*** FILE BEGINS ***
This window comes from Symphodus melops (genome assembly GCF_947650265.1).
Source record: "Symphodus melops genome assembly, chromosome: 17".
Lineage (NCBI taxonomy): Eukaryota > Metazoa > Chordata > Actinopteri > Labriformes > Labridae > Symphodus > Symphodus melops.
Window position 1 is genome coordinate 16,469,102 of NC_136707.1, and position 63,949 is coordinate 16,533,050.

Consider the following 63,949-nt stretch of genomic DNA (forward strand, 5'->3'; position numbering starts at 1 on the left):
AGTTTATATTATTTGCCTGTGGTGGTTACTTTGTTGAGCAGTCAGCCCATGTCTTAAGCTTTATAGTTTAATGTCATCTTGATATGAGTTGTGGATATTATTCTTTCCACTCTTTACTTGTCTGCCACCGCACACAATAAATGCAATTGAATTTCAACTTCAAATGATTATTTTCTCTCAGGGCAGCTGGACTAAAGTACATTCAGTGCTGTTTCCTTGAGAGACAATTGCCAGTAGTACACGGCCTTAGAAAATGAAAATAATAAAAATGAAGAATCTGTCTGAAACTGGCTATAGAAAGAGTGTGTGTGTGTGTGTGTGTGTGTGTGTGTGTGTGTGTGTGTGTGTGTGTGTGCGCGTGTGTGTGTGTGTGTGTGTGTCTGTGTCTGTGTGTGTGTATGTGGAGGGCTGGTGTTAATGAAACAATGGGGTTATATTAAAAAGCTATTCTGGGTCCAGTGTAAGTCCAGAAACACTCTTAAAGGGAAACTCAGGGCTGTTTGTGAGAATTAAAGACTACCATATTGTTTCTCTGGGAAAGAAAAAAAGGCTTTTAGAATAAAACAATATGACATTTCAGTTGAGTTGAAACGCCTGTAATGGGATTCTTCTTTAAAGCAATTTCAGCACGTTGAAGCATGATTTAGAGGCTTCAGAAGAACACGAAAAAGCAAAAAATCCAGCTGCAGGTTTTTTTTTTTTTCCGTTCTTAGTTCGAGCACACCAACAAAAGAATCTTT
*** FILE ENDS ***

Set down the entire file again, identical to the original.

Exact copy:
This window comes from Symphodus melops (genome assembly GCF_947650265.1).
Source record: "Symphodus melops genome assembly, chromosome: 17".
Lineage (NCBI taxonomy): Eukaryota > Metazoa > Chordata > Actinopteri > Labriformes > Labridae > Symphodus > Symphodus melops.
Window position 1 is genome coordinate 16,469,102 of NC_136707.1, and position 63,949 is coordinate 16,533,050.

Consider the following 63,949-nt stretch of genomic DNA (forward strand, 5'->3'; position numbering starts at 1 on the left):
AGTTTATATTATTTGCCTGTGGTGGTTACTTTGTTGAGCAGTCAGCCCATGTCTTAAGCTTTATAGTTTAATGTCATCTTGATATGAGTTGTGGATATTATTCTTTCCACTCTTTACTTGTCTGCCACCGCACACAATAAATGCAATTGAATTTCAACTTCAAATGATTATTTTCTCTCAGGGCAGCTGGACTAAAGTACATTCAGTGCTGTTTCCTTGAGAGACAATTGCCAGTAGTACACGGCCTTAGAAAATGAAAATAATAAAAATGAAGAATCTGTCTGAAACTGGCTATAGAAAGAGTGTGTGTGTGTGTGTGTGTGTGTGTGTGTGTGTGTGTGTGTGTGTGTGTGTGCGCGTGTGTGTGTGTGTGTGTGTGTCTGTGTCTGTGTGTGTGTATGTGGAGGGCTGGTGTTAATGAAACAATGGGGTTATATTAAAAAGCTATTCTGGGTCCAGTGTAAGTCCAGAAACACTCTTAAAGGGAAACTCAGGGCTGTTTGTGAGAATTAAAGACTACCATATTGTTTCTCTGGGAAAGAAAAAAAGGCTTTTAGAATAAAACAATATGACATTTCAGTTGAGTTGAAACGCCTGTAATGGGATTCTTCTTTAAAGCAATTTCAGCACGTTGAAGCATGATTTAGAGGCTTCAGAAGAACACGAAAAAGCAAAAAATCCAGCTGCAGGTTTTTTTTTTTTTCCGTTCTTAGTTCGAGCACACCAACAAAAGAATCTTT